“So many times in our history, women — Black women especially —have gone uncredited, unnoticed, and then kind of just left by the wayside,” Miller told the Reporter. “These women have names and families, and they came here probably against their will. Nevertheless, they were here, they worked, and they ended up at this home as they aged and just respectfully deserve a name.”
Having a single memorial, without the names of the women, is not what the project members see as appropriate. “They’re just kind of grouped together with one nameplate and, to me, they deserve much better than being grouped together like most Black women. They don’t get … to be known individually,” said Miller.
While the research effort has been successful in that all 133 women have been identified in some way, there is still work to be done. There are a few first names and one last name that are missing.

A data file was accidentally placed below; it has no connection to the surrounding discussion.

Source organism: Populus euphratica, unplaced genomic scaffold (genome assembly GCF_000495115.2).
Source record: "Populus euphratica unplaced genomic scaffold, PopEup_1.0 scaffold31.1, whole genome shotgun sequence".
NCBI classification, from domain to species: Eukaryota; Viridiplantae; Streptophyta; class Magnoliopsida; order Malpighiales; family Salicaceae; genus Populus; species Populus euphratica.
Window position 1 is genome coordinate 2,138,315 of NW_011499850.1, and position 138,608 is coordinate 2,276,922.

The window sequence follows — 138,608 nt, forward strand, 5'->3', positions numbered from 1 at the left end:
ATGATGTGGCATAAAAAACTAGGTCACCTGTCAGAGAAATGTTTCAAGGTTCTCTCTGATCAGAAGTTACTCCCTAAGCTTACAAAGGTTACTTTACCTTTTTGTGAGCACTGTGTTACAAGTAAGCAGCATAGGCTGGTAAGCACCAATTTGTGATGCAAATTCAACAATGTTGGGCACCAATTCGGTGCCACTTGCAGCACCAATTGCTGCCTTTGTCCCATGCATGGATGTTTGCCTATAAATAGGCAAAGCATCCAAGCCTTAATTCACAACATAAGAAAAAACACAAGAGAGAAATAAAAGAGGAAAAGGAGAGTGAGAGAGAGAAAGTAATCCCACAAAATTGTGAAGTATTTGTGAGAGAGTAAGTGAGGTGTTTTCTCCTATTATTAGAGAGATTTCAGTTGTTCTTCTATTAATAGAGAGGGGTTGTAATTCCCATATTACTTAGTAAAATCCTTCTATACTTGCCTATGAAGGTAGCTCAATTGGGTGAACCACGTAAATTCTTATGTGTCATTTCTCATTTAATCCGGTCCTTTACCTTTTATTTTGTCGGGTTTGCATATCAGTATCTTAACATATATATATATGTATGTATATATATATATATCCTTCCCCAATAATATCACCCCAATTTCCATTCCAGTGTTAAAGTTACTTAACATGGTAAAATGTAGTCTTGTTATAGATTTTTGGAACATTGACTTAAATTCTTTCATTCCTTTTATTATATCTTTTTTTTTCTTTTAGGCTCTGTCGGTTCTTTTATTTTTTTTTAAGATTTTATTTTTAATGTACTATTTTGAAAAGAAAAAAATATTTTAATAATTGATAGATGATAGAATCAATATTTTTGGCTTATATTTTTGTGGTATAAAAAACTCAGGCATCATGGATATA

“Even though I'm sort of the person that started the ball rolling by asking some questions,” said Linehan, “I'm very cognizant of the fact that whatever it is that we do, that needs to be arrived at by some community process. So, we're trying to figure out what to do next.”
Until that decision is made, community members have donated money to plant flowers around the site each spring. “At the meeting last Tuesday,” said Linehan, “two women came up to me and said they had noticed those graves because of the flowers.
“I just think that they brought more attention to the two sites. So, if we were to install something that is a little bit more visible, it would just draw people to the story of how these women came to be there, which I think is an incredibly important story.”